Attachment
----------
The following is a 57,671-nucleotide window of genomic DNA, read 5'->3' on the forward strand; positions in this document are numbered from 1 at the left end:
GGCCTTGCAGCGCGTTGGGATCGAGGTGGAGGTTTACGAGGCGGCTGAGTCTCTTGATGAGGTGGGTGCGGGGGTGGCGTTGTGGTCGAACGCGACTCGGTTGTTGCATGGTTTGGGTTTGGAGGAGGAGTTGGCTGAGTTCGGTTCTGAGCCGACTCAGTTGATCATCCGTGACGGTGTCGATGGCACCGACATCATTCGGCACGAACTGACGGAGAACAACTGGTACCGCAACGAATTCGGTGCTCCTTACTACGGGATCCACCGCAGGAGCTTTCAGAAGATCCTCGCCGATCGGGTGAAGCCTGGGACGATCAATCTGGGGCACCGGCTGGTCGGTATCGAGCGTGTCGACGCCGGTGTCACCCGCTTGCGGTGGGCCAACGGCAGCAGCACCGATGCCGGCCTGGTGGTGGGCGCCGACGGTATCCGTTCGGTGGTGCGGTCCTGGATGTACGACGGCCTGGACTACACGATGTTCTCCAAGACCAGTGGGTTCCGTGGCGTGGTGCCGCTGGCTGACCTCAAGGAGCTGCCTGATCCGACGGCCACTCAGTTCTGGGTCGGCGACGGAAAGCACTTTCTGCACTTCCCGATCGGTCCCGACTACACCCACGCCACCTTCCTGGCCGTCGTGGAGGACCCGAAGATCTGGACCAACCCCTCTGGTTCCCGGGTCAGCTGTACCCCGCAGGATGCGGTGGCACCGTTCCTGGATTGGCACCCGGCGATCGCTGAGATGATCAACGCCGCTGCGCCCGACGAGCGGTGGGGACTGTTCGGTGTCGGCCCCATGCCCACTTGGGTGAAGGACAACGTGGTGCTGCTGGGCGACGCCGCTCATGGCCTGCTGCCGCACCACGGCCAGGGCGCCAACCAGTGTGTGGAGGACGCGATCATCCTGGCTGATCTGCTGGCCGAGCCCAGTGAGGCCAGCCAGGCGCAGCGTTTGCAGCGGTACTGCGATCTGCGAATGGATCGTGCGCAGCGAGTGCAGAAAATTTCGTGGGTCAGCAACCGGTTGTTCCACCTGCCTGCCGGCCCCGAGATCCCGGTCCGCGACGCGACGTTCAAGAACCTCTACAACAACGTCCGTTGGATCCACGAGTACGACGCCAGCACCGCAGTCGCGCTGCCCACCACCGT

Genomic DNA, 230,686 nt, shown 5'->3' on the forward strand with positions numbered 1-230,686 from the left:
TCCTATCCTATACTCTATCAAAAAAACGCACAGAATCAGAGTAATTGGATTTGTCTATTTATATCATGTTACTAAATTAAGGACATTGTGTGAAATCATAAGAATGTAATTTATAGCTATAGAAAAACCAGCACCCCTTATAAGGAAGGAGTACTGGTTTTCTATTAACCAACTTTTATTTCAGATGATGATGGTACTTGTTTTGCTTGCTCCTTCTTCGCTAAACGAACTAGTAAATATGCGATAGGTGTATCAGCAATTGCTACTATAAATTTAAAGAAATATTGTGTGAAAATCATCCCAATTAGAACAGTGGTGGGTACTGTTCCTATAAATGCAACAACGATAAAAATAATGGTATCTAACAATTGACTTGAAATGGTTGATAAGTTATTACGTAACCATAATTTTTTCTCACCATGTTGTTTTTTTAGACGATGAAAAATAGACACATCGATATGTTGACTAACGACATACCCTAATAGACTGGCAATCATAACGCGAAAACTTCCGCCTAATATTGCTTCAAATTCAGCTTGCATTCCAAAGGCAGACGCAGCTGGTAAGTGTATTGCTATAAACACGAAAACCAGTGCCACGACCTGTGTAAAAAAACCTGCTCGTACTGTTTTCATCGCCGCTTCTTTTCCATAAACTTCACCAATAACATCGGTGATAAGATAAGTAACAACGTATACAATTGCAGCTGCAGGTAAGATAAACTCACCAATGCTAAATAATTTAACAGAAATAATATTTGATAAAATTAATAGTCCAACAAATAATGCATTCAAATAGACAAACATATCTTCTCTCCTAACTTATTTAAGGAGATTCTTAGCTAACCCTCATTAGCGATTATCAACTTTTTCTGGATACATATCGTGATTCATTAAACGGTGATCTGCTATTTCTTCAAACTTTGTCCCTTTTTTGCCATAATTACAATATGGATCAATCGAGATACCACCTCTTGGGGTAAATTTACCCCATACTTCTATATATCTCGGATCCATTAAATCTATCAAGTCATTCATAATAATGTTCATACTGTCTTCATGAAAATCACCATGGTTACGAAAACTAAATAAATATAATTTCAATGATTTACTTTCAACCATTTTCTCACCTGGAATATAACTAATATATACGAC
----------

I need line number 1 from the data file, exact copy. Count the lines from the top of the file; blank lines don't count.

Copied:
The following is a 57,671-nucleotide window of genomic DNA, read 5'->3' on the forward strand; positions in this document are numbered from 1 at the left end: